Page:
Cecília Schelingová

Cecília Schelingová (24 December 1916 – 31 July 1955), also known as Zdenka Schelingová, was a Slovak Roman Catholic religious sister of the Congregation of the Sisters of Charity of the Holy Cross and a victim of communist persecution in the former Czechoslovakia.[1] Schelingová worked for the most part in the hospital at Bratislava before her arrest and aided priests fleeing persecution from the totalitarian communist regime in her home nation.

Blessed
Cecília Schelingová SCSC
Zdenka Schelingová MF2.jpg
Statue in Krivá
Martyr
Born(1916-12-24)24 December 1916
Krivá na Orave, Dolný Kubín, Austro-Hungarian Empire
Died31 July 1955(1955-07-31) (aged 38)
Trnava, Czechoslovakia
Venerated inRoman Catholic Church
Beatified14 September 2003, Petržalka Square, Bratislava, Slovakia by Pope John Paul II
Feast23 November

The beatification was celebrated on 14 September 2003 on the occasion of Pope John Paul II visiting Slovakia.[2][3]

LifeEdit

Cecília Schelingová was born at Krivá na Orave as the tenth of eleven children to Pavol Scheling and Zuzana Pániková on 24 December 1916 and was baptized right after her birth.[4][5]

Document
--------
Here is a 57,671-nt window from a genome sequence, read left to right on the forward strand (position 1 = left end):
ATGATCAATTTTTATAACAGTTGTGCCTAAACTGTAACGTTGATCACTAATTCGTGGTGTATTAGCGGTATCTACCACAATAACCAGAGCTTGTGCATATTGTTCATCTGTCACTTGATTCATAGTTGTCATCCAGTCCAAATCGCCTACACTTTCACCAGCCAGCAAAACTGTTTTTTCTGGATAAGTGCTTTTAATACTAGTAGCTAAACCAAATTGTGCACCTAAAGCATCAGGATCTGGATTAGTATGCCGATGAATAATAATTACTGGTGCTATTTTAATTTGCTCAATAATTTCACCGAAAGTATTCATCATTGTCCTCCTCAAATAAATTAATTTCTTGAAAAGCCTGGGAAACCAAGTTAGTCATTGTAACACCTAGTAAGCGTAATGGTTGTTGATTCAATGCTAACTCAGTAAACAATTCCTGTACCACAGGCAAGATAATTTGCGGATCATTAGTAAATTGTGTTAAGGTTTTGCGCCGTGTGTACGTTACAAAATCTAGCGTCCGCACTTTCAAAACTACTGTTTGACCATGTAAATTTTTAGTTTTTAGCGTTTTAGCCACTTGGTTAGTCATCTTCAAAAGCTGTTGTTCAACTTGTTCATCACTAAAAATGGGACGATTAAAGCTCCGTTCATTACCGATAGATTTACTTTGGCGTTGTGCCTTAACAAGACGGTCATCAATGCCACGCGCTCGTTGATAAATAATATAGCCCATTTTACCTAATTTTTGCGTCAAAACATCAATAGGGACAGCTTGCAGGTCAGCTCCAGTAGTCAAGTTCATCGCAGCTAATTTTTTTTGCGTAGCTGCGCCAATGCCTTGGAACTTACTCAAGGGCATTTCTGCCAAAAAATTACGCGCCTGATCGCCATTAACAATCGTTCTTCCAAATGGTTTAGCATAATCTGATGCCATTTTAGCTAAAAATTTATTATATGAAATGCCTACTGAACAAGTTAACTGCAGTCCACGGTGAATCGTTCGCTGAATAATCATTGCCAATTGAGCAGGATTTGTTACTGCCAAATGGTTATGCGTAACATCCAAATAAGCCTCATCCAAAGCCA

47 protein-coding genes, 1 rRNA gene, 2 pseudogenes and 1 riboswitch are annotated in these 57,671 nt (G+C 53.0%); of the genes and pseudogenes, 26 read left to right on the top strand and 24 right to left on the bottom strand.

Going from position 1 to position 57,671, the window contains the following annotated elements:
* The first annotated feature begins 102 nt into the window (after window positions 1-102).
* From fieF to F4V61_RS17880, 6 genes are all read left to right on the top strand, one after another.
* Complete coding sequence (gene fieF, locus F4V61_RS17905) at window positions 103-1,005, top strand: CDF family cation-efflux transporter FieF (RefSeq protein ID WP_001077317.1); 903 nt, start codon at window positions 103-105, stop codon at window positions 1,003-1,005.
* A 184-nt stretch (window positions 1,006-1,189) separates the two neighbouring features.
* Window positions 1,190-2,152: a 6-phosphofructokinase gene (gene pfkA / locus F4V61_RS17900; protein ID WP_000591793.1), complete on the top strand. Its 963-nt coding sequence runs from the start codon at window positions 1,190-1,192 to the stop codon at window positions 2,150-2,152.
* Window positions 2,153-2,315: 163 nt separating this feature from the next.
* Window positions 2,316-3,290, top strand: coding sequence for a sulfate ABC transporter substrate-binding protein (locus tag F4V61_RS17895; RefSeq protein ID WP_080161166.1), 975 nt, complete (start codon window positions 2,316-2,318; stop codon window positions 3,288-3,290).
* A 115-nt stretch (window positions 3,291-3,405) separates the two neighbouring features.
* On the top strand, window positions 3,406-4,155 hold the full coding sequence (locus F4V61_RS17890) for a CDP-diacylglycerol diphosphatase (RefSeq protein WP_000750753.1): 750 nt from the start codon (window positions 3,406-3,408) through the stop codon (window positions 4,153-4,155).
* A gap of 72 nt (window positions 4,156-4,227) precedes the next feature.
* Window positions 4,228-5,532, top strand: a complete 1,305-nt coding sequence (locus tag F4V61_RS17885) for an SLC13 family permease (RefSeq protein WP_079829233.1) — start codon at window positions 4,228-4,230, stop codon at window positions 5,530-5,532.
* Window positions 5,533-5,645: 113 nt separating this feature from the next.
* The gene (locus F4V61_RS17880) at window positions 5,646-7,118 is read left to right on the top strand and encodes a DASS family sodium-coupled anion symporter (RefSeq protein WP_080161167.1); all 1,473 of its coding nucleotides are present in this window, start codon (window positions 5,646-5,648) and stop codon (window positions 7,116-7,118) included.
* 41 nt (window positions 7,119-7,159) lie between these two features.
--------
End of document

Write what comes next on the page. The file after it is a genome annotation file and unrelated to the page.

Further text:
Her initial studies spanned from 1922 until 1930 and her call to the religious life began to blossom in 1929 when the Sisters of Charity of the Holy Cross arrived in her hometown to teach there. On 6 July 1931, with her mother going with her to the motherhouse, she requested to join the congregation. The congregation requested that she completed a nursing course as well as a radiological course before entering.[4] The postulant then commenced her novitiate on 28 January 1936. She made her first vows on 30 January 1937 while assuming the religious name Zdenka. She began to work at the hospital at Humenné from 1937 near modern Ukraine and then relocated to the hospital at Bratislava in 1942 where she worked in the radiological department.[5] She made her solemn profession on 28 January 1943. In 1952 she began to serve in the x-ray area.[3]

The communists soon assumed total power in the nation in 1948 and started their mass persecution of religious and priest alike with countless arrested and tortured with some sent in droves to the hospital for treatment. She aided the ailing priest Sandtner and celebrated forbidden Mass with him and managed to get him to remain in hospital when authorities deemed his condition to have improved instead of watching him being sent back to prison.[3] In February 1952 she aided the politically vocal condemned priest Stefan Kostial flee from his fate which would have been death in Siberia when she slipped sleeping pills into a guard's tea allowing the priest to flee; she organized this on 19 February – a day before the priest was to appear in court. Kostial had been jailed and then hospitalized after being tortured.[3][4]